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Diagnostics Microbiology and immunology, Point of care testing

What’s New in Infectious Disease?

Distinct differences

A panel of protease-responsive nanosensors can distinguish between bacterial and viral pneumonia via urinalysis (1). The proof-of-concept diagnostic approach demonstrates a potential way to determine etiology based on host proteolytic response to infection alone.

Timely testing

A study of 1.3 million women in England has provided evidence in support of extending human papillomavirus (HPV) screening intervals to five years after a negative HPV result in women aged 25–49 years and extending the current interval of five years in women older than 50 years (2). The findings also support maintaining the three-year screening interval for women with a positive HPV result who have a negative HPV test at early recall.

Light it up

A new tool that leverages optical microring resonators has been used to detect a soluble glycoprotein biomarker for Ebola in under 40 minutes with high sensitivity (limit of detection of 1 ng/mL in serum) (3). The study demonstrates the potential of using microring resonators as the basis of a diagnostic platform for Ebola virus infection.

Back for another round

Traces of poliovirus were found in the North and East London sewage system during a routine inspection in late June (4). The UK Health Security Agency declared a national incident shortly after the finding due to concern about community spread, but risk to the public has so far been pitched as “extremely low.”

CRISP(R) and clear

A new CRISPR-based test that detects Mycobacterium tuberculosis cell-free DNA in blood is sensitive enough to diagnose tuberculosis, including in children with HIV (5). The research demonstrates potential for earlier disease diagnosis and more rapid monitoring of treatment response.

Ultimate origin story

The Black Plague pandemic killed an estimated 25–200 million people worldwide, but where did it come from? It has been the topic of much debate and many research endeavors, but new research – using ancient metagenomics – supports the idea of an early fourteenth-century source in central Eurasia (6).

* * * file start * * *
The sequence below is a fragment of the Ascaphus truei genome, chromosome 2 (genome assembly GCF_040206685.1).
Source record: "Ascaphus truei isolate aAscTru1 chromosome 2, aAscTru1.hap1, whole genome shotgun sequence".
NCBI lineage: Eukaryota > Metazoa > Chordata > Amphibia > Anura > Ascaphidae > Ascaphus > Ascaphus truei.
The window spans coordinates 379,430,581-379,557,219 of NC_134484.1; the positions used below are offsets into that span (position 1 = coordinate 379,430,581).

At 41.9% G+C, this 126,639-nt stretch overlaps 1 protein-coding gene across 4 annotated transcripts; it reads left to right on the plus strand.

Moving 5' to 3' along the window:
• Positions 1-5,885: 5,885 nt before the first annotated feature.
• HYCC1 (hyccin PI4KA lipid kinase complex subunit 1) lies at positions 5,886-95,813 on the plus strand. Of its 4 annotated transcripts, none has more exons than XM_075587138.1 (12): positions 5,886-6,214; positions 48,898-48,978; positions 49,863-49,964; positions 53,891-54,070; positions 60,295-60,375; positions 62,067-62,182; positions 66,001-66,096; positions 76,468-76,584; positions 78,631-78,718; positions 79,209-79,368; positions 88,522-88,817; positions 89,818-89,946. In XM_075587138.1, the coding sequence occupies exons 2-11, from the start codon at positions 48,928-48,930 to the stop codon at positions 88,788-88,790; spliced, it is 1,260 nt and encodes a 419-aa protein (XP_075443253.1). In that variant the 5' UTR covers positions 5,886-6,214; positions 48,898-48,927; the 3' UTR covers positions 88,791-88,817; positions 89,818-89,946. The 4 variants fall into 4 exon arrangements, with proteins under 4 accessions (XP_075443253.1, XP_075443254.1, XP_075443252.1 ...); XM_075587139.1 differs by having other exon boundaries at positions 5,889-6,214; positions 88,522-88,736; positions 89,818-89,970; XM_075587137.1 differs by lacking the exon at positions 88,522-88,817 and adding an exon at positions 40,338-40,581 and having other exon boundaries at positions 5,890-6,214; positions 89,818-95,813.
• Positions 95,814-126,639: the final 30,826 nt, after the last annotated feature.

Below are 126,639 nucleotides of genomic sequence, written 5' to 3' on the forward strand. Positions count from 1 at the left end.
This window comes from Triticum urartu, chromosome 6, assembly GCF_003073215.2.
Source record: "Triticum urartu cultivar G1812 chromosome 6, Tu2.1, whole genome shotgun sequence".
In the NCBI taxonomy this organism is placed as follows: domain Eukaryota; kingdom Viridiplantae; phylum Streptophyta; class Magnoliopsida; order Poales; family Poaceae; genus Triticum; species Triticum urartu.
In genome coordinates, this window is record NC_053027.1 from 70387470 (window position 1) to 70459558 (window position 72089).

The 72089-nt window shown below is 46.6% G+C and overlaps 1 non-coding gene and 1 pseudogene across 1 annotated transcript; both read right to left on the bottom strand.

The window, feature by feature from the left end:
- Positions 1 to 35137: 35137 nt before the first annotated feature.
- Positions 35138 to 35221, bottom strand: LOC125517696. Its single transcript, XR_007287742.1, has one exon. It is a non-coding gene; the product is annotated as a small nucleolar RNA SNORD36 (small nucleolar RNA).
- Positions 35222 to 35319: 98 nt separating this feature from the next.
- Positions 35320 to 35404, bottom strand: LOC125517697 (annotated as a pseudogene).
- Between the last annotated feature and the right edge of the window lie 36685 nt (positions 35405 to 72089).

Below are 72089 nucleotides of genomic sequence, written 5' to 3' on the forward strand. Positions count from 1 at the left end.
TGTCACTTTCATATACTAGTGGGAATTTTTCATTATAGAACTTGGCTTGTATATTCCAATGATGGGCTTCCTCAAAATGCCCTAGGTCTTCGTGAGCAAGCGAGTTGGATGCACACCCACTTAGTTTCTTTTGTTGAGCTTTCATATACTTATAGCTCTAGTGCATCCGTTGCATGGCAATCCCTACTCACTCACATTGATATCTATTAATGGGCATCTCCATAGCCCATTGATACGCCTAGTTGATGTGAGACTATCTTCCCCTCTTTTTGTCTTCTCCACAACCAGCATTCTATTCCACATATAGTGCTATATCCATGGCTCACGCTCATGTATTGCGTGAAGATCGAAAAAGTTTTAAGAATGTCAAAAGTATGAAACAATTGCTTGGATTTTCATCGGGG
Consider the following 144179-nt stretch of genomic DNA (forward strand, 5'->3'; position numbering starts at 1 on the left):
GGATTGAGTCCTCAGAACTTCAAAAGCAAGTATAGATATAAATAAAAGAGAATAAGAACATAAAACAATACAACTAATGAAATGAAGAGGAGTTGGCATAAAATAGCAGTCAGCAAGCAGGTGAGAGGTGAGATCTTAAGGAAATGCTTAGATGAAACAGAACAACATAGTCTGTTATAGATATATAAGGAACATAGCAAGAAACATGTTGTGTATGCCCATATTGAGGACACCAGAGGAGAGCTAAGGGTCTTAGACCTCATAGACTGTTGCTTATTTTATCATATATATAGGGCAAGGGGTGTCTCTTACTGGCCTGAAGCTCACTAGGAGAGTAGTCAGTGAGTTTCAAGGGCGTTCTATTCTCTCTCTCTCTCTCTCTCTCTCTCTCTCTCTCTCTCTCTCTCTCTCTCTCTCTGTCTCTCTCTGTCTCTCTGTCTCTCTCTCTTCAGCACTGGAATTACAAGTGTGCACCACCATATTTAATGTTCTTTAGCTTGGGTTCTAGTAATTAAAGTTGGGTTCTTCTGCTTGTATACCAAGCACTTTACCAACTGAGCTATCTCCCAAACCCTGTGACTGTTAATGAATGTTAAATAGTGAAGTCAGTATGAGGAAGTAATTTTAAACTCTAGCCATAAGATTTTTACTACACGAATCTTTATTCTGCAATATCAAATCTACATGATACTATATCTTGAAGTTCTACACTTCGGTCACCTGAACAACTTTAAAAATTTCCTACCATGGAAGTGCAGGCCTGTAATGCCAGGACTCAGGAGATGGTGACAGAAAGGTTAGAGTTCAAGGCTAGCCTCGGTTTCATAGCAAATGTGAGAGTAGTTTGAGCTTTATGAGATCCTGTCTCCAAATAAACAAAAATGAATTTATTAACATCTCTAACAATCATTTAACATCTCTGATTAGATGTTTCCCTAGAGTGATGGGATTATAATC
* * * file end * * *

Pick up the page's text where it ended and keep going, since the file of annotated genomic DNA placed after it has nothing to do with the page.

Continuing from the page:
Weighted decisions

New screening tools could significantly improve HIV testing efficiency in children presenting to lower-yield, high-risk entry points in Ethiopia (7). Using logistic regression methods to weigh questions differently yielded superior performance to weighting all questions equally and could be used to develop targeted, country-specific testing approaches.

Like what you read? These stories were originally covered in The Infectious Disease Curator – our weekly newsletter that shines a spotlight on all-things infectious disease. Read a recent issue and subscribe here!

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  1. M Anahtar et al., Proc Natl Acad Sci U S A, 119, e2121778119 (2022). PMID: 35696579.
  2. M Rebolj et al., BMJ, 377, e068776 (2022). PMID: 35640960.
  3. AJ Qavi et al., Cell Rep Methods, 2, 100234 (2022). 
  4. UK Health Security Agency (2022). Available at:
  5. Z Huang et al., Lancet Microbe, [Online ahead of print] (2022). PMID: 35659882.
  6. MA Spyrou et al., Nature, 606, 718 (2022). PMID: 35705810.
  7. W Teferi et al., BMC Infect Dis, 22, 480 (2022). PMID: 35596158.
About the Author
Liv Gaskill

During my undergraduate degree in psychology and Master’s in neuroimaging for clinical and cognitive neuroscience, I realized the tasks my classmates found tedious – writing essays, editing, proofreading – were the ones that gave me the greatest satisfaction. I quickly gathered that rambling on about science in the bar wasn’t exactly riveting for my non-scientist friends, so my thoughts turned to a career in science writing. At Texere, I get to craft science into stories, interact with international experts, and engage with readers who love science just as much as I do.

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